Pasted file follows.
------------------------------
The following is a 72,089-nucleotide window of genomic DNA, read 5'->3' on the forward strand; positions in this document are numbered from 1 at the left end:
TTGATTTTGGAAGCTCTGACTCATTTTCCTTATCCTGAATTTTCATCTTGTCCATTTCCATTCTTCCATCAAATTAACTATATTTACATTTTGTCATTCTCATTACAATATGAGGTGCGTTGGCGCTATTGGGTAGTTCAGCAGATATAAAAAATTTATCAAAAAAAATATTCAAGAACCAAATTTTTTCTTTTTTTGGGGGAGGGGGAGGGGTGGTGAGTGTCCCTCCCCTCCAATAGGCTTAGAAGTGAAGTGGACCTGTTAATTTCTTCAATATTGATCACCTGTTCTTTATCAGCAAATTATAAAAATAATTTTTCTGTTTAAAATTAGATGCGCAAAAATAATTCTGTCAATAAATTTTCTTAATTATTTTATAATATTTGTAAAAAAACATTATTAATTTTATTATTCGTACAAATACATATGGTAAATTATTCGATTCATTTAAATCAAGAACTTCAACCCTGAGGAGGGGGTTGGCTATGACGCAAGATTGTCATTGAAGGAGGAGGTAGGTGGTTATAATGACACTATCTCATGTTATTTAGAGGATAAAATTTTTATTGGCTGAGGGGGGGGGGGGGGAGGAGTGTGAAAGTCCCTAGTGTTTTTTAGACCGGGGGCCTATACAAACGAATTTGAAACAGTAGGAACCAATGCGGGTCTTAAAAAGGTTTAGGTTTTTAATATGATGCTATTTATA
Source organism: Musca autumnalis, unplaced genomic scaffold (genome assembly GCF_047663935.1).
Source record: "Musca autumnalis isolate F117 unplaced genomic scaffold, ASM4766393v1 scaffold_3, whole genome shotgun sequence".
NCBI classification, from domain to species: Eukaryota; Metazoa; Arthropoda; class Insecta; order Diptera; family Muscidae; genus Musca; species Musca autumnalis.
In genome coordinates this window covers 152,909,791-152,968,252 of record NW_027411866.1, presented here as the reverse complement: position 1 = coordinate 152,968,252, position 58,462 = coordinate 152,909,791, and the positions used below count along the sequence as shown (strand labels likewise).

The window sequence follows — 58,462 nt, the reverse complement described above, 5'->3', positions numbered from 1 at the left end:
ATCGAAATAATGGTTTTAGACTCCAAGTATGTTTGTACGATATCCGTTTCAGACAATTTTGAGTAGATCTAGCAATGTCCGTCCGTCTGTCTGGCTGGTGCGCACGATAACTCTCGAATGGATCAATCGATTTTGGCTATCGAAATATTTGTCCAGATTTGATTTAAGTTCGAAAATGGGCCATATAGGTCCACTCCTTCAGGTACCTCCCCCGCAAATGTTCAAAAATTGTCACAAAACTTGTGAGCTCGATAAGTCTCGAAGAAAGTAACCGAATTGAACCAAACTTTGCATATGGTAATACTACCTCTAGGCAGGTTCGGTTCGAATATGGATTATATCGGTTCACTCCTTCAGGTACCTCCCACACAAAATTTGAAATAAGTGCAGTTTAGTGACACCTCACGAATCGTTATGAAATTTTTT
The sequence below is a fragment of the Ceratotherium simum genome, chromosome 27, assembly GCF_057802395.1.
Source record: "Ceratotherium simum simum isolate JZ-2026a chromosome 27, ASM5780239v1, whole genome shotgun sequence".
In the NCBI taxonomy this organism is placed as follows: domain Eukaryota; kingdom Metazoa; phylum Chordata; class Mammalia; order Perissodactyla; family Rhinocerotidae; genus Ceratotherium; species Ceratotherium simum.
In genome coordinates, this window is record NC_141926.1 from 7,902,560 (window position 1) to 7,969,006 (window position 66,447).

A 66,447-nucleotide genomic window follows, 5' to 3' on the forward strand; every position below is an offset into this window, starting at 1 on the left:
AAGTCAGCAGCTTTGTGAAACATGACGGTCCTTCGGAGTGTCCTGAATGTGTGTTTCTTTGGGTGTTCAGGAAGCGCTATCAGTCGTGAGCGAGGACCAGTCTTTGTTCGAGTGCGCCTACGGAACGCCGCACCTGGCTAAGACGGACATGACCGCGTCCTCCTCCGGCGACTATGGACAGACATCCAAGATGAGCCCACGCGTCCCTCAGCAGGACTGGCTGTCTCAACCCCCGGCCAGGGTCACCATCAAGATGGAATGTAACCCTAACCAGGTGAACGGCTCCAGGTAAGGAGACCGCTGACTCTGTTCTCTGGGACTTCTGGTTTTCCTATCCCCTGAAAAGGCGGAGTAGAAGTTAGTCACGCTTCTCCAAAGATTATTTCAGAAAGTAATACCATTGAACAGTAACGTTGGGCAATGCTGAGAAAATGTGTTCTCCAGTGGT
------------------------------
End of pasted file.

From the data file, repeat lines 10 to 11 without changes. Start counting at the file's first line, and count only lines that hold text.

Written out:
Source record: "Ceratotherium simum simum isolate JZ-2026a chromosome 27, ASM5780239v1, whole genome shotgun sequence".
In the NCBI taxonomy this organism is placed as follows: domain Eukaryota; kingdom Metazoa; phylum Chordata; class Mammalia; order Perissodactyla; family Rhinocerotidae; genus Ceratotherium; species Ceratotherium simum.